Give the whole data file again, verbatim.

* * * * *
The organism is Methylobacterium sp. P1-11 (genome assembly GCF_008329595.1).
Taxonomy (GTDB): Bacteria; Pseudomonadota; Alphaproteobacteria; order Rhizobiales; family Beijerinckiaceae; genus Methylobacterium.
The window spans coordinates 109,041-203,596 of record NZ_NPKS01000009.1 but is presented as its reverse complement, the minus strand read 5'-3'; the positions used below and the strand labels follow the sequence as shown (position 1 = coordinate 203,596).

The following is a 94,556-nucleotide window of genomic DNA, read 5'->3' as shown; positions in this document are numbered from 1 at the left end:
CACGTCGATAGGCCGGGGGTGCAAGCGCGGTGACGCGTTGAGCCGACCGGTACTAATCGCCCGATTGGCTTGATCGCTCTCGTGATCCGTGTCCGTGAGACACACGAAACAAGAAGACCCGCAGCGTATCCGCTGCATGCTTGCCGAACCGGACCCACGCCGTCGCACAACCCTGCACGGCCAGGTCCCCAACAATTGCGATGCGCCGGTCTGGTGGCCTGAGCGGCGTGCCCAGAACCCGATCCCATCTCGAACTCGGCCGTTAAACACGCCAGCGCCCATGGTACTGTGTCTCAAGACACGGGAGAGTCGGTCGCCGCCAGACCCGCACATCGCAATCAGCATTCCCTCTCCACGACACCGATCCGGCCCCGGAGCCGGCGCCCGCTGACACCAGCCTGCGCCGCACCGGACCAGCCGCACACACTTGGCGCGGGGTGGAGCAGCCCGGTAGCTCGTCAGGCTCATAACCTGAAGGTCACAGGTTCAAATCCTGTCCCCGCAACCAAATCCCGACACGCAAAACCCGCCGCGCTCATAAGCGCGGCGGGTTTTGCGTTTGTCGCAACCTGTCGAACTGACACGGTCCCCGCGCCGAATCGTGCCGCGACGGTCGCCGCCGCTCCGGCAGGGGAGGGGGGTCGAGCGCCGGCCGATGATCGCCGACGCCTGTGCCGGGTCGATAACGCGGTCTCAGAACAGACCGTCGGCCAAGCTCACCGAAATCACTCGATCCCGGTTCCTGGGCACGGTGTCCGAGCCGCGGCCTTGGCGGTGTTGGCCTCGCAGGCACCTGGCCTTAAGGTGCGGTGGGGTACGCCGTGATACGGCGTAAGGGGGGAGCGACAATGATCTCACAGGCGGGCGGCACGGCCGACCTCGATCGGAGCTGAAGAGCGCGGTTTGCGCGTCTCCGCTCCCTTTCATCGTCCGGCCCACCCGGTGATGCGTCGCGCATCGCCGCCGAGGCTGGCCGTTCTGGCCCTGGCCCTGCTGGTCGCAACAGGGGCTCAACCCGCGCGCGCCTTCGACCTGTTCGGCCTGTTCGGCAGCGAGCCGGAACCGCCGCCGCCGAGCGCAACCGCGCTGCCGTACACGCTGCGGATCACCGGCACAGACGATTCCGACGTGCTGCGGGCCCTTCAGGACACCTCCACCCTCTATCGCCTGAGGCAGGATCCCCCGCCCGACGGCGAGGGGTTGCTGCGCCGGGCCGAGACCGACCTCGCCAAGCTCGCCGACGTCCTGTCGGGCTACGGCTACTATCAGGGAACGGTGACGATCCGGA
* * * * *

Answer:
The organism is Methylobacterium sp. P1-11 (genome assembly GCF_008329595.1).
Taxonomy (GTDB): Bacteria; Pseudomonadota; Alphaproteobacteria; order Rhizobiales; family Beijerinckiaceae; genus Methylobacterium.
The window spans coordinates 109,041-203,596 of record NZ_NPKS01000009.1 but is presented as its reverse complement, the minus strand read 5'-3'; the positions used below and the strand labels follow the sequence as shown (position 1 = coordinate 203,596).

The following is a 94,556-nucleotide window of genomic DNA, read 5'->3' as shown; positions in this document are numbered from 1 at the left end:
CACGTCGATAGGCCGGGGGTGCAAGCGCGGTGACGCGTTGAGCCGACCGGTACTAATCGCCCGATTGGCTTGATCGCTCTCGTGATCCGTGTCCGTGAGACACACGAAACAAGAAGACCCGCAGCGTATCCGCTGCATGCTTGCCGAACCGGACCCACGCCGTCGCACAACCCTGCACGGCCAGGTCCCCAACAATTGCGATGCGCCGGTCTGGTGGCCTGAGCGGCGTGCCCAGAACCCGATCCCATCTCGAACTCGGCCGTTAAACACGCCAGCGCCCATGGTACTGTGTCTCAAGACACGGGAGAGTCGGTCGCCGCCAGACCCGCACATCGCAATCAGCATTCCCTCTCCACGACACCGATCCGGCCCCGGAGCCGGCGCCCGCTGACACCAGCCTGCGCCGCACCGGACCAGCCGCACACACTTGGCGCGGGGTGGAGCAGCCCGGTAGCTCGTCAGGCTCATAACCTGAAGGTCACAGGTTCAAATCCTGTCCCCGCAACCAAATCCCGACACGCAAAACCCGCCGCGCTCATAAGCGCGGCGGGTTTTGCGTTTGTCGCAACCTGTCGAACTGACACGGTCCCCGCGCCGAATCGTGCCGCGACGGTCGCCGCCGCTCCGGCAGGGGAGGGGGGTCGAGCGCCGGCCGATGATCGCCGACGCCTGTGCCGGGTCGATAACGCGGTCTCAGAACAGACCGTCGGCCAAGCTCACCGAAATCACTCGATCCCGGTTCCTGGGCACGGTGTCCGAGCCGCGGCCTTGGCGGTGTTGGCCTCGCAGGCACCTGGCCTTAAGGTGCGGTGGGGTACGCCGTGATACGGCGTAAGGGGGGAGCGACAATGATCTCACAGGCGGGCGGCACGGCCGACCTCGATCGGAGCTGAAGAGCGCGGTTTGCGCGTCTCCGCTCCCTTTCATCGTCCGGCCCACCCGGTGATGCGTCGCGCATCGCCGCCGAGGCTGGCCGTTCTGGCCCTGGCCCTGCTGGTCGCAACAGGGGCTCAACCCGCGCGCGCCTTCGACCTGTTCGGCCTGTTCGGCAGCGAGCCGGAACCGCCGCCGCCGAGCGCAACCGCGCTGCCGTACACGCTGCGGATCACCGGCACAGACGATTCCGACGTGCTGCGGGCCCTTCAGGACACCTCCACCCTCTATCGCCTGAGGCAGGATCCCCCGCCCGACGGCGAGGGGTTGCTGCGCCGGGCCGAGACCGACCTCGCCAAGCTCGCCGACGTCCTGTCGGGCTACGGCTACTATCAGGGAACGGTGACGATCCGGA